#9 bart

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Posted 08 November 2009 - 04:07 PM

Thanks, estelle, for the translation. It reminds me to make a small correction of something posted earlier in this thread.:

"Vengo da una famiglia bene dov’ero trattata come una principessa

It's probably better to translate this simply as "a good family," without claims as to economic status. She IS claiming, beneath the words, that her background is more sophisticated than his.

Regarding family incompatibilities, it seems that a really fundamental one is expressed here:

He has the mentality of the clan. I am the exact opposite. [His family's nationality] is French but its Sicilian roots [blood] speak more strongly. I never thought about a career with him. It was he who insisted on our getting married. For me, it was okay to live together. He was free. I was not yet divorced from my first husband.

Imagine trying to live, work, travel, and market yourself as Ideal Lovers with a start like that.

#10 dirac

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Posted 09 November 2009 - 06:03 PM

Thanks for that, richard53dog. Ah, divas.

she complains of how his daughter treated her


It's interesting that as a rule stepmothers have a much harder time and are given a lot more grief from their stepchildren than stepfathers, and such friction has contributed to the demise of a surprising number of second marriages. So without knowing the facts, the stats suggest Angela might well have a point. Gheorghiu certainly sounds as if she's capable of being a problem stepmother, though. :)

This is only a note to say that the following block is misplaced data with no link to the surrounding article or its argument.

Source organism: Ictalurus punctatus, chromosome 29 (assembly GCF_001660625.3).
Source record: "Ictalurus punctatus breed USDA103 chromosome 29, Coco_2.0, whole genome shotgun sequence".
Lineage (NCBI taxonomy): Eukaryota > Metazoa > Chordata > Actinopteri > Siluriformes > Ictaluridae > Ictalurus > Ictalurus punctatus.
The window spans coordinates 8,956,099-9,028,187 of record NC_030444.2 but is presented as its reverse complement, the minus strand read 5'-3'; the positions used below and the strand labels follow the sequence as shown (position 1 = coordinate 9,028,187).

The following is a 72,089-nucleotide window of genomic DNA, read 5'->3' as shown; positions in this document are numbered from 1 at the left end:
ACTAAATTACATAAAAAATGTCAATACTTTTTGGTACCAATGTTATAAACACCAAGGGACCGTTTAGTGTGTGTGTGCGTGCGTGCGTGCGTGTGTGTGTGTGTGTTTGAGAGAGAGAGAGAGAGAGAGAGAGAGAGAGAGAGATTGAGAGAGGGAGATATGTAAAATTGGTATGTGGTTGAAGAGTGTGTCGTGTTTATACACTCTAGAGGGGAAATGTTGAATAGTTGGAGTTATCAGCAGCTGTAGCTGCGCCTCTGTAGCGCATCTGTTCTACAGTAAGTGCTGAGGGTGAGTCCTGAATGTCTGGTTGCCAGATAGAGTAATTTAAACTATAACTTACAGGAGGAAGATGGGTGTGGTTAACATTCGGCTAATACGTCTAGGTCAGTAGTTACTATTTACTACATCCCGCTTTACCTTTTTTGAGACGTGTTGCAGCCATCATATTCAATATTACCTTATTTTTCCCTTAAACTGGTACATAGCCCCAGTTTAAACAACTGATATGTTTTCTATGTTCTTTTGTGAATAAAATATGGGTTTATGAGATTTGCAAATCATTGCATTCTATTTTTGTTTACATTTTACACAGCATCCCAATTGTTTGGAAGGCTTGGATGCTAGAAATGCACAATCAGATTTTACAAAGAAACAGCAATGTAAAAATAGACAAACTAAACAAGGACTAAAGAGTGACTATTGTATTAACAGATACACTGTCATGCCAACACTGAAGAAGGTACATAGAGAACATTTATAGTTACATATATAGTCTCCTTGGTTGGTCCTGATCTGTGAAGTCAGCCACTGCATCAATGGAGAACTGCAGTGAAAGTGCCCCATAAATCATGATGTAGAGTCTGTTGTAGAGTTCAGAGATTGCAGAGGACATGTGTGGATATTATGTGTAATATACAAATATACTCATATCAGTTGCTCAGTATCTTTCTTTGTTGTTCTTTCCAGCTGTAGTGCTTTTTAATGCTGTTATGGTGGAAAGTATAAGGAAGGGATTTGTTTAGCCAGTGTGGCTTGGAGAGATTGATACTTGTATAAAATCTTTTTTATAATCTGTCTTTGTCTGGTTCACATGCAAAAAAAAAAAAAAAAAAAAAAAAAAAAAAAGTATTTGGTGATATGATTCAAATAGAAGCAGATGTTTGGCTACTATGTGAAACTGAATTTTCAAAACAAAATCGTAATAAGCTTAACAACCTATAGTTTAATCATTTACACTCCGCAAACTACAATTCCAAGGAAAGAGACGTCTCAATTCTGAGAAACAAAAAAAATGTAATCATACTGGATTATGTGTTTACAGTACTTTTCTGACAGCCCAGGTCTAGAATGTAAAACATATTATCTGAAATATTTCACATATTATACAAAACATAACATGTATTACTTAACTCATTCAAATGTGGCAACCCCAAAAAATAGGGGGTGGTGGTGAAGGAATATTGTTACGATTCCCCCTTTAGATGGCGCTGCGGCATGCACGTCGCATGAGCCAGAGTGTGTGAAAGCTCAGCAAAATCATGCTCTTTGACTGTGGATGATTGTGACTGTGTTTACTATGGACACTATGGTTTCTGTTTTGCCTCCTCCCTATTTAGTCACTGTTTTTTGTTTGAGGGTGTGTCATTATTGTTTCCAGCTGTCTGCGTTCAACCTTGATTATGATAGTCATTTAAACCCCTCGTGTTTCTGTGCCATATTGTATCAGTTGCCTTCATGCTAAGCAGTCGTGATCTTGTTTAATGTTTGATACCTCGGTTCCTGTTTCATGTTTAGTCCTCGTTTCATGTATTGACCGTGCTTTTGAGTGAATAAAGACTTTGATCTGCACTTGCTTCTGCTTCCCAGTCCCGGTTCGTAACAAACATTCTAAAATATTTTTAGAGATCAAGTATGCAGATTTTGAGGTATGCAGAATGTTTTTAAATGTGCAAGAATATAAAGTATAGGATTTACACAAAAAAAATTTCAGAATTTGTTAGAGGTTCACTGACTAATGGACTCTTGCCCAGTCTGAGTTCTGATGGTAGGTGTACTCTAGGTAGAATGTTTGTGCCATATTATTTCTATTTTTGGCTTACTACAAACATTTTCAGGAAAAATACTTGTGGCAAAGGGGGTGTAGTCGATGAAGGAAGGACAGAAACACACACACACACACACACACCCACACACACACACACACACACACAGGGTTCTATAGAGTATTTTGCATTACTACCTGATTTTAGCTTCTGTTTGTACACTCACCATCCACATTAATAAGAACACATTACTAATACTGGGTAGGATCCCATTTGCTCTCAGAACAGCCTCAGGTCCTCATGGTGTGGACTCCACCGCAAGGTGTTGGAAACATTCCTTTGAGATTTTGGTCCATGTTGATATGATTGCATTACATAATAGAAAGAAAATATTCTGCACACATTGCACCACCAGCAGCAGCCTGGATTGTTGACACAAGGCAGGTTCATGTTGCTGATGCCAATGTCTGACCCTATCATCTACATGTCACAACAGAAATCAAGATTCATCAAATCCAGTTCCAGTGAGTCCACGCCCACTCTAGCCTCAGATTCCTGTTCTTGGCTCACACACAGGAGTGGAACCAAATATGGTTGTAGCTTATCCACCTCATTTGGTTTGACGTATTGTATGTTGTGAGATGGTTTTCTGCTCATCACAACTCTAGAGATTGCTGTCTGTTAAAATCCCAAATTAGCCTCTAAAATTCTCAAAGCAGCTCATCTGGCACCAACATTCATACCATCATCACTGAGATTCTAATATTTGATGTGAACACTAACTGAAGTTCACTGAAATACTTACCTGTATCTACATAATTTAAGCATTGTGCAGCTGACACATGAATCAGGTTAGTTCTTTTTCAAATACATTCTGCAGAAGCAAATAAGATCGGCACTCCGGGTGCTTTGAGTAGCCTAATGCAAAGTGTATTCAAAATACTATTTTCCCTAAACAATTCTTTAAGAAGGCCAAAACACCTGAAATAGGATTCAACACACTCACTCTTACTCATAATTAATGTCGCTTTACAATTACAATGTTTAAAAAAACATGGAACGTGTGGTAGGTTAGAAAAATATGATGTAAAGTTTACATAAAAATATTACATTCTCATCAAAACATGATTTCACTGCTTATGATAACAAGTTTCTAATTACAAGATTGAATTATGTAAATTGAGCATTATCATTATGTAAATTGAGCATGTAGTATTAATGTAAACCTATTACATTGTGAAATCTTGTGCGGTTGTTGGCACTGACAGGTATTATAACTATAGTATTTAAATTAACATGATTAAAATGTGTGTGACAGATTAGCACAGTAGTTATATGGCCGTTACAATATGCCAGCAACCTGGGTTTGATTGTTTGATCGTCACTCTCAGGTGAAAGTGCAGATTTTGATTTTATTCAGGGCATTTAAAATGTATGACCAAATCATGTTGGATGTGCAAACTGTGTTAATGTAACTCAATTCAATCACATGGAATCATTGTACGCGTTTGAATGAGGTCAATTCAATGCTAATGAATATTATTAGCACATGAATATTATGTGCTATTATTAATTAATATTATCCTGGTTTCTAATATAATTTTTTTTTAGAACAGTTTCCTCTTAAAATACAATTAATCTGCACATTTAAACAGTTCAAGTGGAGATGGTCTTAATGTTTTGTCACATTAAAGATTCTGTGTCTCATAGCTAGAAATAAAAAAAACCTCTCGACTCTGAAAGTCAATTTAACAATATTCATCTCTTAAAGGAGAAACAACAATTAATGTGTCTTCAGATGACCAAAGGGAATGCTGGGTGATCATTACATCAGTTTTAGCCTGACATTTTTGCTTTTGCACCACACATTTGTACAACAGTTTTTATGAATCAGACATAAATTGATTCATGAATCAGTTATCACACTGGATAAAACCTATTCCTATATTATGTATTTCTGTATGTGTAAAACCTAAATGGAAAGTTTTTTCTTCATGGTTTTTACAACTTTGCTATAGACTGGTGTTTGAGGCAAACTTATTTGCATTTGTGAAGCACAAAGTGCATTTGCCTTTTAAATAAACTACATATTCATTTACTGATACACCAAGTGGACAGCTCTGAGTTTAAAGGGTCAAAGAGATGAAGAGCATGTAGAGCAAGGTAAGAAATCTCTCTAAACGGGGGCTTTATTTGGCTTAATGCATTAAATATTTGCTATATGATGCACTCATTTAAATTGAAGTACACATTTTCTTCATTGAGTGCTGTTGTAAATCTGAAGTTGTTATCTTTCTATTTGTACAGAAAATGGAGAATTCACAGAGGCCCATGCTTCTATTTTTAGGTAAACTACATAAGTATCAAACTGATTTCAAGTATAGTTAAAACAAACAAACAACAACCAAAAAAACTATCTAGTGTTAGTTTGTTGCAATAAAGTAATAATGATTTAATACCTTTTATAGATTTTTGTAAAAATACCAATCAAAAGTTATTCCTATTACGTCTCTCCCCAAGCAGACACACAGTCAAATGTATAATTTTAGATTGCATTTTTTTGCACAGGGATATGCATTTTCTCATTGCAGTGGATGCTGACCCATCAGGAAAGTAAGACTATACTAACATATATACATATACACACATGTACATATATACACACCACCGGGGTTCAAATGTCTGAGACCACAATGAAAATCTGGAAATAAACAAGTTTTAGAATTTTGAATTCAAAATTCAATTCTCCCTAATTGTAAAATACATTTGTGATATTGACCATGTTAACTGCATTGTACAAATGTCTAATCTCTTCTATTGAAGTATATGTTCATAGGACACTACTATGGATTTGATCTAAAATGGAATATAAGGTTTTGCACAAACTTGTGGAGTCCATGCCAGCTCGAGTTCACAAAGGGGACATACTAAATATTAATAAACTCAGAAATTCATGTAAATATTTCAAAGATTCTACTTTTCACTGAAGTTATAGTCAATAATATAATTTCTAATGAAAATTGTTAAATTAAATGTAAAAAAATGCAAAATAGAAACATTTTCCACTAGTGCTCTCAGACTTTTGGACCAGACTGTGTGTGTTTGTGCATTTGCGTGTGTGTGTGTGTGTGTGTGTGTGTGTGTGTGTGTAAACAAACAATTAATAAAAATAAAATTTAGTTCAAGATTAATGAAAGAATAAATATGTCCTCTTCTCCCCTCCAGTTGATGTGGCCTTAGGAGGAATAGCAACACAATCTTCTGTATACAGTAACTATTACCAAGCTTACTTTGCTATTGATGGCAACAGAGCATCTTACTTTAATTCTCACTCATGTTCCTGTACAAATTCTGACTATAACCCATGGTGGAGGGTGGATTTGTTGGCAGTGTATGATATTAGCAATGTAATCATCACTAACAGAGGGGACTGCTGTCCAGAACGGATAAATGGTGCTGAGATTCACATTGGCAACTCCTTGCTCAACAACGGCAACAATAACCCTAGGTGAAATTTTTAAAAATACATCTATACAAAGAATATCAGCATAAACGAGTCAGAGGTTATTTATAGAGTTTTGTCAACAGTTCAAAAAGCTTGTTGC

Actually, if I understand correctly (my Italian is not good at all), here is what is said about children
in the interview:

"Ha pesato il fatto di non avere avuto figli? «L’avevamo deciso dall’inizio. In fondo avevamo già due figlie. Mia sorella morì nel ’96 e sua figlia, Johan&shy;na, è cresciuta con me da quando ave&shy;va 1 anno. L’ho adottata: da sola. Ro&shy;berto è sempre stato contrario al&shy;l’adozione. Era vedovo. Ha una figlia, Ornella, che ho sempre considerato mia figlia, dopo dieci anni ha saputo che non ero sua madre naturale. Mai dato un regalo o una carezza in più a Johanna. Da qualche tempo Ornella non mi chiama più mamma, sono sta&shy;ti i parenti di Roberto...È stato un grande dolore»."

Approximate translation:

[From the journalist]: "Was the fact that you didn't have children together among the causes for the separation ?
<<We had decided that together, from the beginning. In fact, we already had two daughters. My sister
died in 1996 and her daughter, Johanna, has been raised by me since she was 1 year old. I have adopted her: I did that alone. Robert has always been against adoption [I don't understand whether it means that he didn't want to adopt the little girl himself, of whether he didn't want his wife to adopt her]. He was a widower. He had a daughter, Ornella, whom I have always considered as my daughter, after ten years [or is it: when she turned 10 ?] she knew that I wasn't her birth mother. I've never given more gifts or hugs to Johanna that to her. Some time ago, Ornella stopped calling me "Mamma", it is because of Roberto's relatives [I'm not sure of that part]... It has been very painful for me>>.


Thanks for that translation, Estelle. Too much information from both sides, at this point, although there's a certain trainwreck interest in seeing couples fight out un-amicable divorces in public.

#11 Mashinka

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Posted 10 November 2009 - 02:12 AM

I think at this point if the journalists are baiting these two rather eccentric personalities into saying wackier and wackier stuff. They make good print. Alagna seems to be trying to play up the heartbroken card, and she seems to be playing up the "I was always too good for this loser" card. Typical of bitter exes.